📖 🇩🇿 #10: Raw autofiction from Algeria
Nina Bouraoui on life between Algeria and France
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All Men Want to Know is an autofictional novel by Nina Bouraoui, a writer with a French mother and an Algerian father. The novel spans the author’s childhood in Algiers and follows her move to France, where she struggles to make friends in school before immersing herself in Paris’s nightlife and examining her identity as a gay woman.
All Men Want to Know is written in short, vignette-like chapters—bursts of prose often shorter than a page—that leap backwards and forwards in time. These chapters are distinguished by four alternating titles: ‘Remembering’; ‘Becoming’; ‘Knowing’; and ‘Being’.
In ‘Remembering’, Nina explores the contradictions of her childhood in Algiers, as she whiles away hazy summer afternoons on the beach while the civil war is fast approaching. When Nina’s mother is attacked, she makes the difficult decision to return to France and relocate her family, forcing her daughter to start anew. “I’m fourteen years old and I’m erasing my past,” says Nina.
In ‘Becoming’, the novel flashes forwards to 1980s Paris, where an eighteen year old Nina is exploring her identity at a legendary women-only nightclub called The Kat. She pays for her drinks in cash, avoids using the club’s coat check in case of a police raid, and refuses to give out her phone number, afraid that word will get out that she’s gay.
“I watch the women on the dance floor. This place exists in a time zone of its own, inside and outside of time. We’re a realm apart. We always will be. Lesbians.”
This feeling of otherness is a central theme of All Men Want to Know. “I’m a victim of my own homophobia,” Nina reflects, writing about her first experiences of love and the challenges she comes up against as she navigates a relationship with Julia and struggles to embrace her new life. Later, in ‘Being’, we see Nina turn to writing as a means of starting to accept her identity.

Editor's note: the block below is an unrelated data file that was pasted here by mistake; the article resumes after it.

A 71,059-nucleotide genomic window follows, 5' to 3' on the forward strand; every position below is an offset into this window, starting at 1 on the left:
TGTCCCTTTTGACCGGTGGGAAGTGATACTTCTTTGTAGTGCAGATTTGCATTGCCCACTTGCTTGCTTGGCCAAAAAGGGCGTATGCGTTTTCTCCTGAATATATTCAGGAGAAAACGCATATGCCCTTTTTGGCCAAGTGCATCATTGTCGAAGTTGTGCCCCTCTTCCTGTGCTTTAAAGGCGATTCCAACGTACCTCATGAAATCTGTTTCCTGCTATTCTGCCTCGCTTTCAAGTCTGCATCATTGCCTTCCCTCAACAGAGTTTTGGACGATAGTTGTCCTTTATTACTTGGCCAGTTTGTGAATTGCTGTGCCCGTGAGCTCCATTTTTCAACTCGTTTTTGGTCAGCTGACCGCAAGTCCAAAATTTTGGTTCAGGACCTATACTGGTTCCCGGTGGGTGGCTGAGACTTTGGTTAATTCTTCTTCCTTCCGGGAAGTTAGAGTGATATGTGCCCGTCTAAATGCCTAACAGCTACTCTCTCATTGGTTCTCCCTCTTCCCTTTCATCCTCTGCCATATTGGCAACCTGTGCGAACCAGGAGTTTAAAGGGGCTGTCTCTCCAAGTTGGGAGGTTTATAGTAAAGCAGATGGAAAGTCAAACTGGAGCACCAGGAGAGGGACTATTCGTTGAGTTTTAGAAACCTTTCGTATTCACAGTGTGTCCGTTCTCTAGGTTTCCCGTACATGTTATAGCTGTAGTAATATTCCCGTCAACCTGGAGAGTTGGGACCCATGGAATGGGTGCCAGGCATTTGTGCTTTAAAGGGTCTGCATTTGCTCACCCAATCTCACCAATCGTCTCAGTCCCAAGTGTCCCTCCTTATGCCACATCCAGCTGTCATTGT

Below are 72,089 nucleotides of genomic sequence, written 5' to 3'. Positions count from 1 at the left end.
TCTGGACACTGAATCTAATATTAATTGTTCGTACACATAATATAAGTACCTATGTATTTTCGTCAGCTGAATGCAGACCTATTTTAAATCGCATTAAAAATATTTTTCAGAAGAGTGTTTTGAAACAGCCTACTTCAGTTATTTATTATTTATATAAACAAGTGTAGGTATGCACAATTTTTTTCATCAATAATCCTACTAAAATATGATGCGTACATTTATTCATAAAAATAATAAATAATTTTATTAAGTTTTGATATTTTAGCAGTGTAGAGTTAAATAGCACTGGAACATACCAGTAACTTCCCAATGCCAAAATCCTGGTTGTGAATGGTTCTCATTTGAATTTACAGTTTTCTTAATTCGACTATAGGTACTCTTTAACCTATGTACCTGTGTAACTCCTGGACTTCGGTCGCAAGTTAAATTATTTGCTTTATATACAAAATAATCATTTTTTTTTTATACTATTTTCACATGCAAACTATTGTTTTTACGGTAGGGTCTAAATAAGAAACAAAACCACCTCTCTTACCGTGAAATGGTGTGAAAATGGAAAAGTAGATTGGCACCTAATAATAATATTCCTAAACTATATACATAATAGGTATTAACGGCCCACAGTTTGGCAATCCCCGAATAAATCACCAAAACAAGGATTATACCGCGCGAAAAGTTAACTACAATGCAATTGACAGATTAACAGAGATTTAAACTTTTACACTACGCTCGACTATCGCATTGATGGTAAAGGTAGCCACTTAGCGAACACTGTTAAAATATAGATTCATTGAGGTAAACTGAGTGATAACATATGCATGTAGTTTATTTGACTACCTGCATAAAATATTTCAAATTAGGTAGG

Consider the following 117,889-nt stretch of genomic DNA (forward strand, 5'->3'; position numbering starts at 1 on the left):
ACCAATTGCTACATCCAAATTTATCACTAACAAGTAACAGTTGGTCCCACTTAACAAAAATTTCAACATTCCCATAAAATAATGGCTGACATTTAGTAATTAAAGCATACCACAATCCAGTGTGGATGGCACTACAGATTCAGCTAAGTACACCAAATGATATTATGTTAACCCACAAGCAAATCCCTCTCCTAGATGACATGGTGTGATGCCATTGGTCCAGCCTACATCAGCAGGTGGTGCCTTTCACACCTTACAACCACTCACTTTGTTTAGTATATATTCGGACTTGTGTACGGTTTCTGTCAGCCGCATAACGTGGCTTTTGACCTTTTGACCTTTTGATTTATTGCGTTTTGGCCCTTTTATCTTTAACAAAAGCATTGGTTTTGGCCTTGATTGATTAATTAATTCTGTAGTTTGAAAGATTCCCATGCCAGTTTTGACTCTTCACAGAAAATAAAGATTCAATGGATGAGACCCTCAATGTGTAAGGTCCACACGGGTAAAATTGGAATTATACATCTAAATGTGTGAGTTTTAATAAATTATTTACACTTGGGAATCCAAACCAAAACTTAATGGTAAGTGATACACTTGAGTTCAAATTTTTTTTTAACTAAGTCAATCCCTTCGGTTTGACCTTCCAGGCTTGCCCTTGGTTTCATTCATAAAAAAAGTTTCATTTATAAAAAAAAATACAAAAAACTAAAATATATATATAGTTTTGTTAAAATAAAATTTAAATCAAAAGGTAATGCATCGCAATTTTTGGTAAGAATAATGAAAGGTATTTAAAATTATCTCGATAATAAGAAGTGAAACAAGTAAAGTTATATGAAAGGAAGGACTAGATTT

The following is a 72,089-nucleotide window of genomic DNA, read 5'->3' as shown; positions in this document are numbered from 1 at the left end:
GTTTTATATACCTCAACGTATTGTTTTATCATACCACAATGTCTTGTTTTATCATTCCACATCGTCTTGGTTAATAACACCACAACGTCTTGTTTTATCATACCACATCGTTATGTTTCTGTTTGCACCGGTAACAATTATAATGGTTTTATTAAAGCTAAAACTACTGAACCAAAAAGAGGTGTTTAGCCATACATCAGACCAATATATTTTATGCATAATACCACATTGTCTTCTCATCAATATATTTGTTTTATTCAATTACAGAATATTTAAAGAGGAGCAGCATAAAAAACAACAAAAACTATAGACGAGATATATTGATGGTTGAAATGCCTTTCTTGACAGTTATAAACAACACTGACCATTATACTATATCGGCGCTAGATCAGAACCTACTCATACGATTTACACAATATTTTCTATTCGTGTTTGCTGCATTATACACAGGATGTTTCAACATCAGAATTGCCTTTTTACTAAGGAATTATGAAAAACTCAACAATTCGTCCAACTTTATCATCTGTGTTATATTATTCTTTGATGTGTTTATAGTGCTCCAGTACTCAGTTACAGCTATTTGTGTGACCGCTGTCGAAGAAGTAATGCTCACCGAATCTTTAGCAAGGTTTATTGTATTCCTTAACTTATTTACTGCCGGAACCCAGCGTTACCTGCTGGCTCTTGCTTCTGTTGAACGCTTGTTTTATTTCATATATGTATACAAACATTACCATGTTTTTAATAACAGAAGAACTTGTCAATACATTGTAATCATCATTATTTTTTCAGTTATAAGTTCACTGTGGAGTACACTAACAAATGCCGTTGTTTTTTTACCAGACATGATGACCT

Violence, and the threat thereof, underpin the entire novel as the attack on Nina’s mother is repeatedly referenced and eluded to. Eventually, in ‘Knowing’, Nina explores her mother’s past, including her youth spent in France during the Second World War as well as the forces that drove her decision to move to Algiers against the will of her parents. In one especially vivid scene, Nina visits her disapproving grandparents in Rennes, where she is weighed, measured, examined, and subjected to a series of medical tests. “They’re determined to find something wrong,” she says, “they must find something.”
At 192-pages, All Men Want to Know is not a long book. But it’s by no means an easy read; its disjointed structure demands attention. With some scenes no longer than a paragraph, the novel shifts from one country to another, from past to present and back again every few pages and I have to admit that at times this fragmented structure had me feeling a little lost.
Nonetheless, Bouraoui is a talented writer; her language crackles and sings as the book leaps from the sun-baked streets of Algiers to the clandestine world of Parisian gay bars. “France is an outfit I wear,” she muses, “Algeria is my skin, exposed to the sun and storms.” A frustrating, heart-breaking, yet ultimately uplifting read.
All Men Want to Know by Nina Bouraoui, translated by Aneesa Abbas Higgins (Viking, 2020 / JC Lattès, 2018)
More books by Algerian authors
Here’s a list of the other books I was recommended this week:
Do You Hear in the Mountains… and Other Stories by Maïssa Bey, tr. Erin Lamm
The Obstinate Snail by Rachid Boudjedra, tr. Leon Stephen
The Meursault Investigation by Kamel Daoud, tr. John Cullen
Algerian White by Assia Djebar, tr. David Kelley and Marjolijn de Jager
Women of Algiers in their Apartment by Assia Djebar, tr. Marjolijn de Jager and Clarisse Zimra
Memory in the Flesh by Ahlam Mosteghanemi, tr. Peter Clark
Chaos of the Senses by Ahlem Mosteghanemi, tr. Nancy Roberts
Muslim by Zahia Rahmani, tr. Matt Reek
What have you read recently?
If you’ve read a brilliant book in translation or want to pass on a recommendation, I’d love to hear about it! For this project, I’m focussing on contemporary fiction and short stories, with a preference for female authors—but I won’t be too dogmatic about it so do share recommendations that don’t quite fit the bill, too.
You can get in touch by replying to this email or leaving a comment. I’ll be featuring your recommendations in upcoming newsletters, and I’ll keep a growing list here.
Bookmarked is written by Tabatha Leggett. Thank you to Joe Bates and Joe Ford from the School of Advanced Study for their recommendations for this issue. If you’ve been forwarded this email and you enjoyed it, you can subscribe below.